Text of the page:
Jun 5, 2015 by

The government wants to protect pollinators, but what can we do individually?

(Credit: Smudge 9000 via Flickr)

The good news (if you can call it that) is that we’ll be able to survive without bees pollinating our crops. But it won’t be much fun. Our diets would be severely restricted and we would struggle to feed even our current population. About 250,000 flowering plants depend on bees for survival, including many that provide medicines and fiber. If that doesn’t convince you of the need to do something about accelerating deaths of bee colonies, how about $15 billion? That’s how much honey bees alone add to the United States economy, according to the Pollinator Research Action Plan released by the White House in May. This lays out a plan to reduce bee colony deaths and to “restore or enhance 7 million acres of land for pollinators over the next 5 years.” Most government agencies are given a role to play, from the Smithsonian Institution gardens to the Department of Defense, which turns out to have a pretty sophisticated pollinator protection plan (on a charmingly unsophisticated website) with some practical justifications:

Diverse native plant communities are frequently more resilient to impacts from training activities than poorer quality habitats. Native plant communities (which may depend heavily on pollinators) resist erosion from tank maneuvers, are resilient to fire, and provide realistic and safe training environments for soldiers.

While it’s comforting to know that the military is doing its part, promoting pollinator health is something everyone can get involved in. June 15th to 21st is National Pollinator Week, so it’s time to chip in and do what we can for our economy, diets and the general continuation of our species. Talking to Lindsay Abrams this week, biologist and author Dave Goulson stressed the benefits of individual action.

It’s a difficult one though, because people do tend to turn off if you’re too negative: “You’re destroying the world, everything’s going to go extinct.” People feel a bit helpless: “What can I do about pandas or polar bears or tigers or whatever?” But bees, again, are quite nice, because people can help. Grow some flowers in your garden, stop using so many pesticides. So you can do something yourself to help, and maybe getting people involved that way helps to then get them involved in the bigger issues as well. It feels like we have to do what we can.

Message received, but if you’re not able to keep a garden or take up beekeeping, you still have options. Here’s just a few:

Buy local honey.

You can support beekeepers by buying their produce, encouraging them to raise even more bees. Imported honey can be contaminated with pesticides and exotic bacteria, which isn’t only bad for human health but could harm local bees if they eat the honey. For this reason, master beekeeper Ivor Davis recommends taking care where you leave your honey and to make sure you carefully clean out your old honey containers before throwing them away.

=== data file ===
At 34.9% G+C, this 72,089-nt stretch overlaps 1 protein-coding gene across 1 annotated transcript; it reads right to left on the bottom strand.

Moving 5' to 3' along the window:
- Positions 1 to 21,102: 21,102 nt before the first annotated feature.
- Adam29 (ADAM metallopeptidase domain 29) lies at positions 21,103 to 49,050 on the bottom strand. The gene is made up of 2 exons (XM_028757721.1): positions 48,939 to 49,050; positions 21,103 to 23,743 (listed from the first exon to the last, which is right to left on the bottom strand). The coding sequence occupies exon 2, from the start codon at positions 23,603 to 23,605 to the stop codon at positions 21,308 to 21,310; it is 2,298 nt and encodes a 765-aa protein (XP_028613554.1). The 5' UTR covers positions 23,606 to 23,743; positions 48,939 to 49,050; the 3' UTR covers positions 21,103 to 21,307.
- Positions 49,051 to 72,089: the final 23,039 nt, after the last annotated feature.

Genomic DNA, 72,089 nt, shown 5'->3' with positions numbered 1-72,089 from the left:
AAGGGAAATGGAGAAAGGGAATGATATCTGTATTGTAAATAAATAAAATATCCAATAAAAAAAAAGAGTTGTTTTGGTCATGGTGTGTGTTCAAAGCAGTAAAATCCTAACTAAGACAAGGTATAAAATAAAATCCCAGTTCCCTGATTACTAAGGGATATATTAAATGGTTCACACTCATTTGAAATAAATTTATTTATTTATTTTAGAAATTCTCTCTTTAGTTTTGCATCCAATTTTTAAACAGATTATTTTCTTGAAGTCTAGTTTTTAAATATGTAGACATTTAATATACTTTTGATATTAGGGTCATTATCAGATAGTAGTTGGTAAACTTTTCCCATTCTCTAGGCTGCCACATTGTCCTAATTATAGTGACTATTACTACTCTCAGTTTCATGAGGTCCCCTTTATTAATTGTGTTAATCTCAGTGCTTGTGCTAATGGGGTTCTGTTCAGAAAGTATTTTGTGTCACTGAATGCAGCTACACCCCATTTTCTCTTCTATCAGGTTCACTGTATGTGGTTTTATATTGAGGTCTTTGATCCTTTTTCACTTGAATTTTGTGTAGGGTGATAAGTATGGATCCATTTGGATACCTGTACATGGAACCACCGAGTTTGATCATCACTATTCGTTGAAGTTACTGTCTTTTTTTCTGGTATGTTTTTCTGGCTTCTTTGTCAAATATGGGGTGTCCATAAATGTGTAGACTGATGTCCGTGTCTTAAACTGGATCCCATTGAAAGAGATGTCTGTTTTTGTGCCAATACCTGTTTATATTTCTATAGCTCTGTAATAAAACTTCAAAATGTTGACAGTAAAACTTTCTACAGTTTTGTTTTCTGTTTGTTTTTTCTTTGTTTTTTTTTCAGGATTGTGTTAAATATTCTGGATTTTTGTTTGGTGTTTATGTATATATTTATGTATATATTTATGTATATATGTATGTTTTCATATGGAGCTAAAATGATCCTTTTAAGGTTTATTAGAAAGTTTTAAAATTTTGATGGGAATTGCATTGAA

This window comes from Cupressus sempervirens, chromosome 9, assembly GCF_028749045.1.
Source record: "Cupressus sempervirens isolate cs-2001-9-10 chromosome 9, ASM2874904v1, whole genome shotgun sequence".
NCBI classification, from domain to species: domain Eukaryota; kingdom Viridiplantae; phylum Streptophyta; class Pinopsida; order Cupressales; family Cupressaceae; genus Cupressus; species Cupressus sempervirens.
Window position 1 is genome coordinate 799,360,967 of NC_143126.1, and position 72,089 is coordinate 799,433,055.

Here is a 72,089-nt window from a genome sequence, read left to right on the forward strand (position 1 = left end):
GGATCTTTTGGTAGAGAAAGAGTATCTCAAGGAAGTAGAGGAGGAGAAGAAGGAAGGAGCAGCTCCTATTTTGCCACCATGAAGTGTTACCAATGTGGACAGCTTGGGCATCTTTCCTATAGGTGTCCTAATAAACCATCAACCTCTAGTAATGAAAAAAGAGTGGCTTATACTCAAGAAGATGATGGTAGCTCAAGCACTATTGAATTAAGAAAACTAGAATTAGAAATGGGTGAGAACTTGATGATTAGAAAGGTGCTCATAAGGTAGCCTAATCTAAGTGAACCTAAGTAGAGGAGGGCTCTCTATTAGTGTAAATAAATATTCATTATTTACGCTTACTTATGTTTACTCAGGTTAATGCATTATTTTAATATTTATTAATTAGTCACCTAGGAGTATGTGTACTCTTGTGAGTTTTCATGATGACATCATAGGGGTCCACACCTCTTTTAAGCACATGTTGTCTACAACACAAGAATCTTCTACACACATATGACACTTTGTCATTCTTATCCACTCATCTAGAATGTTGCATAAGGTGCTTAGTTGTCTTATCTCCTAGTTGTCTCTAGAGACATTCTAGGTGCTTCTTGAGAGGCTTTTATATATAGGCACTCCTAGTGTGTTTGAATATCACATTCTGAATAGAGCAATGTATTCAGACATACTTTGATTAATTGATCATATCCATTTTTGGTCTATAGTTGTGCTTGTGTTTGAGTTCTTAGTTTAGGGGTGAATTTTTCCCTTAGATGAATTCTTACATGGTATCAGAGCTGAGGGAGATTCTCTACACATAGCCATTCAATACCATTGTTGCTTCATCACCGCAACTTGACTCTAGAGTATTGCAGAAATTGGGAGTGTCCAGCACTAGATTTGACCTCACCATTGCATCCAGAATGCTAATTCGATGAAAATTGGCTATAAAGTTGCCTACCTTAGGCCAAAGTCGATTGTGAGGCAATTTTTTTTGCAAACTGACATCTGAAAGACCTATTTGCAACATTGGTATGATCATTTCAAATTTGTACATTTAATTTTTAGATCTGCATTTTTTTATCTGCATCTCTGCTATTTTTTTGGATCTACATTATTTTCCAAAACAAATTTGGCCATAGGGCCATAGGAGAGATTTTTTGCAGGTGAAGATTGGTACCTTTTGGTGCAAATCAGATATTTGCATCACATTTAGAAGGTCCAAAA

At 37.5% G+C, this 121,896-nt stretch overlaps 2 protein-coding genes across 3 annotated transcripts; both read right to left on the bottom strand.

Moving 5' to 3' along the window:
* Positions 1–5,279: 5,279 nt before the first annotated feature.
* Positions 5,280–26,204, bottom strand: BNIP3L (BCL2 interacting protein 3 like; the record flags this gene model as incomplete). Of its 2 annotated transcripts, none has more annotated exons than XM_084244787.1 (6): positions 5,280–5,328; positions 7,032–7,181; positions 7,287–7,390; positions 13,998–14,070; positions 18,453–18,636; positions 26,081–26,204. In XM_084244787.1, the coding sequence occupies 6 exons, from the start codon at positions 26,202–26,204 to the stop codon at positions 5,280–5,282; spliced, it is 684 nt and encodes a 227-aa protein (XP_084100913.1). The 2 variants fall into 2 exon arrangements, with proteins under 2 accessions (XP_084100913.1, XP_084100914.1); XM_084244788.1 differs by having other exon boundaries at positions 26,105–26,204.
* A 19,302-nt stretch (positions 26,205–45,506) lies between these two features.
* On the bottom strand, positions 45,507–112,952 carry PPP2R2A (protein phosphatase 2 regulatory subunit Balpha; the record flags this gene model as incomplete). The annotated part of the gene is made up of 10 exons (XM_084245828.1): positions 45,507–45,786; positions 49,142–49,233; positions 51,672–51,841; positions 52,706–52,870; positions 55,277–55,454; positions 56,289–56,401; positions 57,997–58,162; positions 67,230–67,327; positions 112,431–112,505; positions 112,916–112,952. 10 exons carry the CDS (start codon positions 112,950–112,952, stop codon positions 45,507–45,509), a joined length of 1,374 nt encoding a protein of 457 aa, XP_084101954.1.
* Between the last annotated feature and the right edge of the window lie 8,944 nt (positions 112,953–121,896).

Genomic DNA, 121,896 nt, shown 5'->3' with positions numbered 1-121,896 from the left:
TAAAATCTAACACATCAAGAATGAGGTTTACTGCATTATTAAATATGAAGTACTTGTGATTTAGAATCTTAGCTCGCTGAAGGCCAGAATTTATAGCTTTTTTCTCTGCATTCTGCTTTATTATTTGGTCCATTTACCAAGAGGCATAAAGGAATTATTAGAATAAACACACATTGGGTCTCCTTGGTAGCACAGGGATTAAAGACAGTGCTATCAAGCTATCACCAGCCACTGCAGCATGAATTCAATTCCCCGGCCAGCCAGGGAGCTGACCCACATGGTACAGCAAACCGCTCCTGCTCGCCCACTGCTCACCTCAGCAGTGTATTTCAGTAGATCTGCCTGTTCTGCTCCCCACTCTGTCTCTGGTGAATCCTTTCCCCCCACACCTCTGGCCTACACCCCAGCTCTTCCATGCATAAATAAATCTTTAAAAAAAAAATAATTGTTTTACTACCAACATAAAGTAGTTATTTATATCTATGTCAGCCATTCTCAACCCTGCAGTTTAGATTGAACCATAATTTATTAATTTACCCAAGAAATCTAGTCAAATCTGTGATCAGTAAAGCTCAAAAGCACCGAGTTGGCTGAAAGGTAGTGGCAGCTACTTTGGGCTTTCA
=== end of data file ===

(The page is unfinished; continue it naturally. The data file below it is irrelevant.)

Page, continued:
Shop organic.

Pesticides, particularly neonicotinoids, are a leading bee-killer candidate. A major study published this week by Cornell University finds strong evidence that even supposedly harmless pesticides and fungicides have a negative impact on bee population health. Some environmentalists are criticizing the administration’s pollinator plan for not taking enough action to reduce pesticide use. So do it yourself and shop for organic fruits and vegetables.

Drink mezcal.

If you want to help more than just bees, why not bats? The endangered Lesser long-nosed bat is an important pollinator of cactus, including the agave from which tequila is made. Agave spends its entire life storing up sugar in preparation for blooming one time and one time only, but of course it’s all that sugar that tequila makers want. They kill the plant before the bats get a chance to feed. Fortunately, there’s an alternative: mezcal. As onEarth explains, mezcal “is harvested from any of the other dozen or so varieties of agave in Mexico, typically in forests rather than fields. The harvesters also leave far more plants behind than they take.” That makes it a sustainable and bat-friendly drink. So this summer, raise a glass of mezcal margarita to pollinators everywhere!

That’s only the beginning, of course. What other personal steps should we take to protect bees and other pollinators? What about butterflies, moths, midges and the lesser known pollinators? Have you already taken action yourself? Let us know in the comments!

Leave a Reply

Your email address will not be published.